Job competition in the market is still high. The economy is slowly recovering, but there still aren’t as many jobs available as there were a decade ago. But just because the competition is tough, it doesn’t mean you should take the first job offer you receive. It’s okay to pass on a potential employee if you don’t think it’s the right company.
There are several companies out there willing to take advantage of the increased amount of people looking for work. That’s why it’s important to research a potential employer, not only to prepare your résumé and interview readiness, but also to make sure the organization is a good fit. Here are some warning signs to steer clear of a job offer.
Hiring Process is a “Rough Road”
If you are having an interview and you get the impression that you might not enjoy the environment or culture of the workplace, you should pay attention. Notice how well you communicate and interact with your interviewer, especially if the interviewer will be your supervisor. If you have trouble seeing eye to eye or getting your point across with your interviewer, it could improve over time, but it may be something to consider before accepting a job offer.
You “Stop” Asking Questions
When it comes to interviewing, it’s always good to ask specific questions to get a better understanding of your employer, while helping you look prepared and engaged. But if you feel like your potential employer is being reluctant to answer your questions, it should be a warning sign. Some employers may feel like a position isn’t attractive to job candidates and could try to sidestep or obscure certain specifics.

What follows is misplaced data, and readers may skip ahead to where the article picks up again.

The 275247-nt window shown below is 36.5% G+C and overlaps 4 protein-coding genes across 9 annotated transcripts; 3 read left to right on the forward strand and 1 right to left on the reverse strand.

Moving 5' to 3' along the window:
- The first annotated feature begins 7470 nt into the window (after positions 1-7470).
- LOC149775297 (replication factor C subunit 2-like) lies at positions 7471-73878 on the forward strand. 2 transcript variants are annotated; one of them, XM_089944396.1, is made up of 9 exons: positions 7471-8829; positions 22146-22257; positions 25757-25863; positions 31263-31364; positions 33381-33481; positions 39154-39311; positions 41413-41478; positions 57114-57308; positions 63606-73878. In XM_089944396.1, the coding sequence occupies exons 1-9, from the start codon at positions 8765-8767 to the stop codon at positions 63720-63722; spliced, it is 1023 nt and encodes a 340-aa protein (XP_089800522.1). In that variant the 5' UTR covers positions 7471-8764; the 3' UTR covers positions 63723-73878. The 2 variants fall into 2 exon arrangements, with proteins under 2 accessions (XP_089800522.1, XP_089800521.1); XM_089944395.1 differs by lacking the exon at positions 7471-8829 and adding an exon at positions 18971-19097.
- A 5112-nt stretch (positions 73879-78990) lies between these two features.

Your Paperwork is “Under Construction”
If you are offered a job, but the employer doesn’t provide you with any written information or a contract to sign, you should be cautious. If you receive a legitimate offer, it should be in writing. Some companies are struggling and may offer verbal contracts in hopes of renegotiating it later. If you have your job description on paper, it could help keep your job from being altered to the organization’s desire. The more that is in writing, the more there can be to protect you.
It’s a “Speed Zone”
If you feel an employer is too quick to offer, you may want to consider passing. Being too eager to hire new employees could be a sign that the company has lots of turnover, which could mean the company isn’t being handled well or the work environment isn’t friendly.
Your Pay and Benefits Take a Huge “Dip”
You may feel like the salary you desire is out the question because of the recovering economy, but if a potential employer is asking you to work for a very low-ball salary, it should be a big warning sign. If you’re not making the money you feel you deserve, you will probably be miserable at work.
If you have some experience, be careful of accepting a position that’s too far below your most recent position. It will be very difficult to get back to the higher positions, and when looking for a new job, employers will look at your résumé and wonder why you accepted such a low-level position. It will look better if you take less pay, but keep your title in the same range.
Just because the job competition is stiff, that doesn’t mean you should jump at every job offered to you. If you keep these warning signs in mind, you’ll be able to avoid the bad apples and find an employer that’s right for you.